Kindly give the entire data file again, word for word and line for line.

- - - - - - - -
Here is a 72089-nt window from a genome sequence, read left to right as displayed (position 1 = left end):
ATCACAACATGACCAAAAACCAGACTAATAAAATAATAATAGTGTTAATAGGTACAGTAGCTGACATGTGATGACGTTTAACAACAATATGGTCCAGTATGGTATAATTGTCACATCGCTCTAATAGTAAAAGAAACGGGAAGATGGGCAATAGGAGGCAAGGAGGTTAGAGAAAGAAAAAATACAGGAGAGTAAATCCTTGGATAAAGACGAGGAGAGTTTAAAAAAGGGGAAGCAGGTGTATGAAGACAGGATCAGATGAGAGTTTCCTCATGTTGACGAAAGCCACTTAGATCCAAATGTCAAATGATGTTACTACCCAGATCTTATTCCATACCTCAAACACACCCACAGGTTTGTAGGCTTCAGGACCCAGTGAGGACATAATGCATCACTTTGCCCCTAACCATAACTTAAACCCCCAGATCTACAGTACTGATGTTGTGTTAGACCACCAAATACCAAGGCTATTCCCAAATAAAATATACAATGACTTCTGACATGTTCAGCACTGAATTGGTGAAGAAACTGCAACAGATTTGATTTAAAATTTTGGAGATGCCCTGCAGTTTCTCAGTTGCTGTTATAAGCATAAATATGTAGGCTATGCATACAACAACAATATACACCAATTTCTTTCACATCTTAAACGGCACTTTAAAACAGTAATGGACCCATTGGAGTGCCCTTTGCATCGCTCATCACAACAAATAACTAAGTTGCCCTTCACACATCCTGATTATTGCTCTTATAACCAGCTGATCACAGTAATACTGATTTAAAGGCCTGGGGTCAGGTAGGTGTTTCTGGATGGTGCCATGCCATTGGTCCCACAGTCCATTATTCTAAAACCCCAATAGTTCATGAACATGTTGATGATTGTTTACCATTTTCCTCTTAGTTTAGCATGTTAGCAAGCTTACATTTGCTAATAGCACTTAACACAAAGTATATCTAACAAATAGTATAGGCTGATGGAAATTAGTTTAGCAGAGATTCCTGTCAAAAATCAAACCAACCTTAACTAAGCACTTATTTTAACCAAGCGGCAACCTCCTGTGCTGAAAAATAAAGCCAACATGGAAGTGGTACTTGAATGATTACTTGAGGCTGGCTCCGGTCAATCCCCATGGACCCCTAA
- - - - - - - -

Here is a 72089-nt window from a genome sequence, read left to right as displayed (position 1 = left end):
ATCACAACATGACCAAAAACCAGACTAATAAAATAATAATAGTGTTAATAGGTACAGTAGCTGACATGTGATGACGTTTAACAACAATATGGTCCAGTATGGTATAATTGTCACATCGCTCTAATAGTAAAAGAAACGGGAAGATGGGCAATAGGAGGCAAGGAGGTTAGAGAAAGAAAAAATACAGGAGAGTAAATCCTTGGATAAAGACGAGGAGAGTTTAAAAAAGGGGAAGCAGGTGTATGAAGACAGGATCAGATGAGAGTTTCCTCATGTTGACGAAAGCCACTTAGATCCAAATGTCAAATGATGTTACTACCCAGATCTTATTCCATACCTCAAACACACCCACAGGTTTGTAGGCTTCAGGACCCAGTGAGGACATAATGCATCACTTTGCCCCTAACCATAACTTAAACCCCCAGATCTACAGTACTGATGTTGTGTTAGACCACCAAATACCAAGGCTATTCCCAAATAAAATATACAATGACTTCTGACATGTTCAGCACTGAATTGGTGAAGAAACTGCAACAGATTTGATTTAAAATTTTGGAGATGCCCTGCAGTTTCTCAGTTGCTGTTATAAGCATAAATATGTAGGCTATGCATACAACAACAATATACACCAATTTCTTTCACATCTTAAACGGCACTTTAAAACAGTAATGGACCCATTGGAGTGCCCTTTGCATCGCTCATCACAACAAATAACTAAGTTGCCCTTCACACATCCTGATTATTGCTCTTATAACCAGCTGATCACAGTAATACTGATTTAAAGGCCTGGGGTCAGGTAGGTGTTTCTGGATGGTGCCATGCCATTGGTCCCACAGTCCATTATTCTAAAACCCCAATAGTTCATGAACATGTTGATGATTGTTTACCATTTTCCTCTTAGTTTAGCATGTTAGCAAGCTTACATTTGCTAATAGCACTTAACACAAAGTATATCTAACAAATAGTATAGGCTGATGGAAATTAGTTTAGCAGAGATTCCTGTCAAAAATCAAACCAACCTTAACTAAGCACTTATTTTAACCAAGCGGCAACCTCCTGTGCTGAAAAATAAAGCCAACATGGAAGTGGTACTTGAATGATTACTTGAGGCTGGCTCCGGTCAATCCCCATGGACCCCTAA